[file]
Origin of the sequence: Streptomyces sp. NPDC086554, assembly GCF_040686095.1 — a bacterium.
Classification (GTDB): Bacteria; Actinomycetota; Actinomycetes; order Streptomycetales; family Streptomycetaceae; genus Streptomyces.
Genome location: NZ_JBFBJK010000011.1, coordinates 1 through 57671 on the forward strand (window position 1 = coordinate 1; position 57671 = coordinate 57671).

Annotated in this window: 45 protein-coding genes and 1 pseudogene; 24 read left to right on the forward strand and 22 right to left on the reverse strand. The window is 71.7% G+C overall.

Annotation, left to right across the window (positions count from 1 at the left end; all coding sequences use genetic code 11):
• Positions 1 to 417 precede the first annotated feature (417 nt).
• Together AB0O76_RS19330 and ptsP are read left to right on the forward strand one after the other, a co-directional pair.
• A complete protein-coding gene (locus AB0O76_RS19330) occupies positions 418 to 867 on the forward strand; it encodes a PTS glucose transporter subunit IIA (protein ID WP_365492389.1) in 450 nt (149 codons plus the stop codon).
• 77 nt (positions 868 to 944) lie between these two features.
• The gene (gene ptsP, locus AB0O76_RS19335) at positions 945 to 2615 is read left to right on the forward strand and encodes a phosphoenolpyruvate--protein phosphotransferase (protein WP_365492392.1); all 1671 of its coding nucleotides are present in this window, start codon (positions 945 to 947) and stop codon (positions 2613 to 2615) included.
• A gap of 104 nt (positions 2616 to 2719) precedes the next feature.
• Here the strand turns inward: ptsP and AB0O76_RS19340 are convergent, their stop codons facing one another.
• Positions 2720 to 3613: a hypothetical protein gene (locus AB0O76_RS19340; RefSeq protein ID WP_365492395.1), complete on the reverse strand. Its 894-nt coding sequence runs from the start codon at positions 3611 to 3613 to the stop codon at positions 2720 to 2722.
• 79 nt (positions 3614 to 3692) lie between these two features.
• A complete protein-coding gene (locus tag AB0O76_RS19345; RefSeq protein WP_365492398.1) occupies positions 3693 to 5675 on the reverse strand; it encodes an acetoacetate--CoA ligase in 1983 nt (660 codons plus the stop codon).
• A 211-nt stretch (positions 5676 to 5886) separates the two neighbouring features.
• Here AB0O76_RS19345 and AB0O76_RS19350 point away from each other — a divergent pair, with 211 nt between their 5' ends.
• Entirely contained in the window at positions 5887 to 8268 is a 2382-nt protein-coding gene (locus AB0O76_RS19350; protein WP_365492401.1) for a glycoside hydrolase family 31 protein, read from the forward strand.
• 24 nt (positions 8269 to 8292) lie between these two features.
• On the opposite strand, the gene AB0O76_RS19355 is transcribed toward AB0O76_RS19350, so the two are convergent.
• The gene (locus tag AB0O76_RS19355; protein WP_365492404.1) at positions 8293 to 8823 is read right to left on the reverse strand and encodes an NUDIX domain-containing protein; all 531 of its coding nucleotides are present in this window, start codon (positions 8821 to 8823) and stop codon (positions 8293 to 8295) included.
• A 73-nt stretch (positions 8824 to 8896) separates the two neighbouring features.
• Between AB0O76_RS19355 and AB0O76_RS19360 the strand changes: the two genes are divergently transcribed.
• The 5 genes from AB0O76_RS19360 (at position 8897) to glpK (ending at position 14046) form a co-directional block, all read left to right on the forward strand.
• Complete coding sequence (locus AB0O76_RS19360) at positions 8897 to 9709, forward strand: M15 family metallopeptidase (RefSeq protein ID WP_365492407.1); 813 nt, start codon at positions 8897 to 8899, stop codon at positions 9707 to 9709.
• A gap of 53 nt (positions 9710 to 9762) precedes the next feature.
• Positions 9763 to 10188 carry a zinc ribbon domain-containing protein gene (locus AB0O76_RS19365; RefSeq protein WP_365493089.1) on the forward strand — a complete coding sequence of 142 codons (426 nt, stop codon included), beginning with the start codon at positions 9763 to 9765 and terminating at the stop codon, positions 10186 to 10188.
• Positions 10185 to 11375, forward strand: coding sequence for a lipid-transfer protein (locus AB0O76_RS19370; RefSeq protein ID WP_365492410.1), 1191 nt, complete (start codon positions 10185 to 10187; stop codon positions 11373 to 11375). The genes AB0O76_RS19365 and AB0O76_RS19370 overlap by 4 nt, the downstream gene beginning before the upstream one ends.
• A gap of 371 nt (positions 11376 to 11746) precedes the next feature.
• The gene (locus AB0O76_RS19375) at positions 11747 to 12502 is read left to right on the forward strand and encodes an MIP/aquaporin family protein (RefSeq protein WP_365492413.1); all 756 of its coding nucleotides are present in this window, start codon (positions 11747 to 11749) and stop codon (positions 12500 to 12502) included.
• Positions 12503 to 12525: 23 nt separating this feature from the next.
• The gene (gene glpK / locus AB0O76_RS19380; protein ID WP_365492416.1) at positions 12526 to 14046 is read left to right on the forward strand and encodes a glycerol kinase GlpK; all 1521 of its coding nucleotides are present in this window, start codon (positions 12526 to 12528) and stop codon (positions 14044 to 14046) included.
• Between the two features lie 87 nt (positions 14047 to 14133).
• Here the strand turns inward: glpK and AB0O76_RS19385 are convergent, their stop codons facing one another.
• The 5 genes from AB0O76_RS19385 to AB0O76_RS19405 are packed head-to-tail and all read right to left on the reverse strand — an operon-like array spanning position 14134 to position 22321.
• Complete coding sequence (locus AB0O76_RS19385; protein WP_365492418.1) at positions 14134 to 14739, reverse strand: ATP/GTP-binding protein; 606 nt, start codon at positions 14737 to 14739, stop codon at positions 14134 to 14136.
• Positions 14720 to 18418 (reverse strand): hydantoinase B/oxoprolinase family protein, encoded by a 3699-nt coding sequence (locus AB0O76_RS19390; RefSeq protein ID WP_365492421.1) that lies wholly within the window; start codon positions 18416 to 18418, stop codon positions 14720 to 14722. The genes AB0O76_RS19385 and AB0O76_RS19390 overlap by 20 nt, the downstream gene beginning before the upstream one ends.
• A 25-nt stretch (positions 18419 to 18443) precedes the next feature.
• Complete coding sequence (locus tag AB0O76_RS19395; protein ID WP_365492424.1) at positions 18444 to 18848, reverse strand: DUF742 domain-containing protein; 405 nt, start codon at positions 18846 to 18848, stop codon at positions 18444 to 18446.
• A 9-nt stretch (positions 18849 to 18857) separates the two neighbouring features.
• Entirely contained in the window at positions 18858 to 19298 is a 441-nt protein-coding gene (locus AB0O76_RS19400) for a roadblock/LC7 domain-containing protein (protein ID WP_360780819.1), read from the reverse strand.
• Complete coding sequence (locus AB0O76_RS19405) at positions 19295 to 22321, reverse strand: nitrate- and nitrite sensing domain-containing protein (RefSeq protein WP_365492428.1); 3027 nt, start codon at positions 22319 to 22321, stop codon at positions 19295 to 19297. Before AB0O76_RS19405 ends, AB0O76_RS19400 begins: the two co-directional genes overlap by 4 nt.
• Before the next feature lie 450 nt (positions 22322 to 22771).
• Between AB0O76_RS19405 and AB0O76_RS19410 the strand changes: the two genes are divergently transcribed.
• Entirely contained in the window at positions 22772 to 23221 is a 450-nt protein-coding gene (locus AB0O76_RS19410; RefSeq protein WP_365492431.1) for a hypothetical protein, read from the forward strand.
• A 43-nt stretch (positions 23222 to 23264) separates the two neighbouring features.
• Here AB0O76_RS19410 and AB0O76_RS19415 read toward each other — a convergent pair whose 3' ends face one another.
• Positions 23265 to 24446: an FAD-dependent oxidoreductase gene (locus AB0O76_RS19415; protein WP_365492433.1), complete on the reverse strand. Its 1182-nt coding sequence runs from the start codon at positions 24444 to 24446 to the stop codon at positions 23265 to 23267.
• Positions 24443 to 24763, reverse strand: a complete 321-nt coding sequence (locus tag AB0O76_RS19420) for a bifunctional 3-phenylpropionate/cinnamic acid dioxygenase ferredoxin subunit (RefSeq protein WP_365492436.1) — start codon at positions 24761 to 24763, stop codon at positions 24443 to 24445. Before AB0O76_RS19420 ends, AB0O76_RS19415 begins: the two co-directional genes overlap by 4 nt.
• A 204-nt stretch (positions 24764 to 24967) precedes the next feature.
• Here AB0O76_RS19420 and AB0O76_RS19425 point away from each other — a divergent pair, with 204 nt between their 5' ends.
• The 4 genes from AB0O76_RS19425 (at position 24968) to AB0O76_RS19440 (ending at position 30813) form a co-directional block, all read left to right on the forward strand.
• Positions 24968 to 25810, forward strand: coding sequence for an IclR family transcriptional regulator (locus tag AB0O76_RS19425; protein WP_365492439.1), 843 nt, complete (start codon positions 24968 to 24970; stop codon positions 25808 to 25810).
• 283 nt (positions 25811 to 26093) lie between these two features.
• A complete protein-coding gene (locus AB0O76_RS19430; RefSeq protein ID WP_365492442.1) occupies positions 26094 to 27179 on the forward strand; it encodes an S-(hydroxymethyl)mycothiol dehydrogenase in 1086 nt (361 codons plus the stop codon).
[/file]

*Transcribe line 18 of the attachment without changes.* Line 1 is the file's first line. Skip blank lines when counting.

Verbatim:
• Entirely contained in the window at positions 5887 to 8268 is a 2382-nt protein-coding gene (locus AB0O76_RS19350; protein WP_365492401.1) for a glycoside hydrolase family 31 protein, read from the forward strand.